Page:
Databases are made to allow for the addition, modification, and deletion of data. With a Blockchain, however, this is not the case. Data can’t be changed, updated, or withdrawn from a block once it’s been added to the chain. The data is tacked onto the entire chain in such a way that everything that has been recorded on the data has a historical record. To put it another way, Blockchain just has one operation: insert, and anything is contributed to it becomes immutable and transparent to all.
A client/server design is used in a typical database, which has shown to be useful for both small and large-scale businesses. The clients in this approach act as users or consumers, while the server acts as a producer. Clients can thus ask for and receive services from a server, which serves as a centralized processing unit.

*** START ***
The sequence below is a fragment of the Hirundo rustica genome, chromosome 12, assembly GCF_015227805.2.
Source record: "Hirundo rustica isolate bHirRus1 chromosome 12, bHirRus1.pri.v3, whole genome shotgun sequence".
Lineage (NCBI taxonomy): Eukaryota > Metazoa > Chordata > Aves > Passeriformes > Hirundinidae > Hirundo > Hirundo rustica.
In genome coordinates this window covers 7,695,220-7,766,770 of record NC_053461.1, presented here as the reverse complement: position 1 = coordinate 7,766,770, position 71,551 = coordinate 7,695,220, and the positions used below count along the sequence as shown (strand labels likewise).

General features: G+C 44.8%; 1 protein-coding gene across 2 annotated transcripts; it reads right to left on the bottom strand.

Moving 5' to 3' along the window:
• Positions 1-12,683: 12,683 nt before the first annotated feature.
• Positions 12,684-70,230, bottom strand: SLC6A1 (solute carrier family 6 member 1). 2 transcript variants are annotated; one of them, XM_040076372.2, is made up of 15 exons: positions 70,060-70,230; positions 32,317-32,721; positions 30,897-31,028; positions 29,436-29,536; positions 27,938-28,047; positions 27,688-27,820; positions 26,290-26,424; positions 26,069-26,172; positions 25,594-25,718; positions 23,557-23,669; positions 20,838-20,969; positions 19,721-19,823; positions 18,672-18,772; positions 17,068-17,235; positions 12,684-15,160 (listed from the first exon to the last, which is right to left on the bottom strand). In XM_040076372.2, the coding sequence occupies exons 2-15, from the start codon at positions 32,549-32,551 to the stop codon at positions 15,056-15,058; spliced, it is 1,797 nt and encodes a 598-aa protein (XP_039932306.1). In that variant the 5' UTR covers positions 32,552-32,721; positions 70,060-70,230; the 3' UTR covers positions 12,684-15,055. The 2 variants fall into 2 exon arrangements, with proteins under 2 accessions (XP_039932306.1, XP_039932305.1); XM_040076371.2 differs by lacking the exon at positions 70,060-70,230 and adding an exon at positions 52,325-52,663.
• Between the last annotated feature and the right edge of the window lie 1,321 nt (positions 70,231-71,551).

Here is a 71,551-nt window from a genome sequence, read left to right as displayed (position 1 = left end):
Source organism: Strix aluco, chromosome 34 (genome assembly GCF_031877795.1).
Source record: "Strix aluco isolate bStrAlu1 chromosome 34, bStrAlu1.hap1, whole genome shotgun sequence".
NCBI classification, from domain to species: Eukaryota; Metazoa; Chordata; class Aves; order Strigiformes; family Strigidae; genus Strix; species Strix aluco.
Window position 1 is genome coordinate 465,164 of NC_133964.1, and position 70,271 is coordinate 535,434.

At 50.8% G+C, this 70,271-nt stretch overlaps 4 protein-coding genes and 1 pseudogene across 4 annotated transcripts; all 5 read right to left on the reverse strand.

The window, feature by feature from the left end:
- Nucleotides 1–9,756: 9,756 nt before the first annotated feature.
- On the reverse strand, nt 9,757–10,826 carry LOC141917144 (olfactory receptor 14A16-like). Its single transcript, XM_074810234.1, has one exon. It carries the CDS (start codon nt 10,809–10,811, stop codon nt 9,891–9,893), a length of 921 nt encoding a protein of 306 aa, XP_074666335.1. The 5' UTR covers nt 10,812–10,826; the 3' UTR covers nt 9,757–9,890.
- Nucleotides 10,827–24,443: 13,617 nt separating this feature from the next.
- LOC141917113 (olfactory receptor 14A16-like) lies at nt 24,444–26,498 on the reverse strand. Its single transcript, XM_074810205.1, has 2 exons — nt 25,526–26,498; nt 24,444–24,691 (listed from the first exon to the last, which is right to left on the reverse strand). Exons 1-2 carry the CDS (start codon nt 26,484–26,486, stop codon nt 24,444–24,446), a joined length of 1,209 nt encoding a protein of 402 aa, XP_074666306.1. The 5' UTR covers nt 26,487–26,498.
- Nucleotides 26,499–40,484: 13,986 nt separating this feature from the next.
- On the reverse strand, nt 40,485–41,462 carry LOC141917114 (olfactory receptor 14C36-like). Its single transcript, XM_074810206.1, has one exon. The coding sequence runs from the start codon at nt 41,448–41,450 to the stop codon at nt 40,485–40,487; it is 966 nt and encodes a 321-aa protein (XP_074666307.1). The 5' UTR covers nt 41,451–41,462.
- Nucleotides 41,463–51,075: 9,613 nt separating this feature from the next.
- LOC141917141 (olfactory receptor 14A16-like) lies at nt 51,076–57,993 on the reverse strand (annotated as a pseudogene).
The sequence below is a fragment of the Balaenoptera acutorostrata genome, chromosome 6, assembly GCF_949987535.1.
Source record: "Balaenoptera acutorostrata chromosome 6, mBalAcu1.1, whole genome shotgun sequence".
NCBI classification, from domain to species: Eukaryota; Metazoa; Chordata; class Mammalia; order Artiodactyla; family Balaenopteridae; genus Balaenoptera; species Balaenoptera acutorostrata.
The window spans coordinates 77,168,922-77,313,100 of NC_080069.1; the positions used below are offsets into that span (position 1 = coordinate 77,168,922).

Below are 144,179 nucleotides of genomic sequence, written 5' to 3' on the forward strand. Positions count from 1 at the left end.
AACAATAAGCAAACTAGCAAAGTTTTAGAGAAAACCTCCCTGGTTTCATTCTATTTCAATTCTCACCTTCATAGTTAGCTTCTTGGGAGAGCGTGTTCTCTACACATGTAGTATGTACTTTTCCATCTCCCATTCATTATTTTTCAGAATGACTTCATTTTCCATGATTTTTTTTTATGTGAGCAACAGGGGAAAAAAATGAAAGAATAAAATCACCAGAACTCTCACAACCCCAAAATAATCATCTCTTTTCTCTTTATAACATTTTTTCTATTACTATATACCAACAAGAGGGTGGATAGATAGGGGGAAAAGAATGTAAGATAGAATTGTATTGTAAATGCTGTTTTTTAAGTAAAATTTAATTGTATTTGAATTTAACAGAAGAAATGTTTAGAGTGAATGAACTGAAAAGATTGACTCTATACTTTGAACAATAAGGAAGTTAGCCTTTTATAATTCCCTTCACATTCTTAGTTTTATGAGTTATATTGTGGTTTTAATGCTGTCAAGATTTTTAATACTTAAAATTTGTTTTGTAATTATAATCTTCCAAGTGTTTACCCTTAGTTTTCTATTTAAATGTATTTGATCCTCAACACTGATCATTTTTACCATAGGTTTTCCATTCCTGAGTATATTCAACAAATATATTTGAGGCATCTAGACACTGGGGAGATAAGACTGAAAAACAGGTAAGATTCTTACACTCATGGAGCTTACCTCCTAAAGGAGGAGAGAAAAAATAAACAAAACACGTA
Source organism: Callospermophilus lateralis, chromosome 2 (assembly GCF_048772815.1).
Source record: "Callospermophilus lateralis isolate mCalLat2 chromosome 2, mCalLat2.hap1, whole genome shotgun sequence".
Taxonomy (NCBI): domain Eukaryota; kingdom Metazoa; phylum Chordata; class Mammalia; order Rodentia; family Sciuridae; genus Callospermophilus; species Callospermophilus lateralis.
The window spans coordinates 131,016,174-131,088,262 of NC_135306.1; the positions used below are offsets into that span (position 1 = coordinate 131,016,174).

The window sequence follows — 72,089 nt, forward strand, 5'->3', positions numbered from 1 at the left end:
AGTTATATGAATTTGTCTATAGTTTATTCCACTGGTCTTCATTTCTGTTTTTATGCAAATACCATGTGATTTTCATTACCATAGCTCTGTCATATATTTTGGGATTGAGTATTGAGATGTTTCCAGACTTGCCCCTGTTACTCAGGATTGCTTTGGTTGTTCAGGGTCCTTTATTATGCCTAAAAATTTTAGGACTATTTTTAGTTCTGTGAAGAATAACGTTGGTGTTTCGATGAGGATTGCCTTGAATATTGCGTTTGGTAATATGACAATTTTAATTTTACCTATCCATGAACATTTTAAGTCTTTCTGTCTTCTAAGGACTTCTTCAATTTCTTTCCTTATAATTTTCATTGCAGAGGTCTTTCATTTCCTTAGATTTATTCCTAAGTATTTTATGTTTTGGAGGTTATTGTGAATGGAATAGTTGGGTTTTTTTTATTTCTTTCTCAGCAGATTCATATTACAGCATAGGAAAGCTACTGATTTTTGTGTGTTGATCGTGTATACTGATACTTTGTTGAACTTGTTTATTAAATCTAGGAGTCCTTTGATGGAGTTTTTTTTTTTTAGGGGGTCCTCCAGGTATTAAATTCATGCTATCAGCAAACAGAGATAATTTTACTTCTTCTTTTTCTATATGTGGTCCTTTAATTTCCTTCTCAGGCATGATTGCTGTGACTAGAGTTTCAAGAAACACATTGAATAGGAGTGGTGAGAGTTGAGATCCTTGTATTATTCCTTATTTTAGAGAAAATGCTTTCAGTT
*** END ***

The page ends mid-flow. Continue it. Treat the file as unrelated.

The distributed ledger technology architecture of blockchain, on the other hand, is used. This implies it works as a peer-to-peer network, with each peer employing safe cryptographic protocols to connect with the others. Each peer holds a copy of the original chain, acting as a form of network server (called nodes) that validates the transaction block. Each node can also carry out mining operations or a combination of the two.
Although blockchain can be regarded a type of database in the sense that it can store data, it is incorrect to compare it to a traditional database. The distinctions between a Blockchain and a database are stark, and their variances allow them to serve a variety of purposes. In the end, it doesn’t matter which technology wins the Blockchain vs. Database conflict; what counts is how relevant they are to your objectives. Before deciding whether to use a Blockchain or a regular database, every company must first determine what it wants.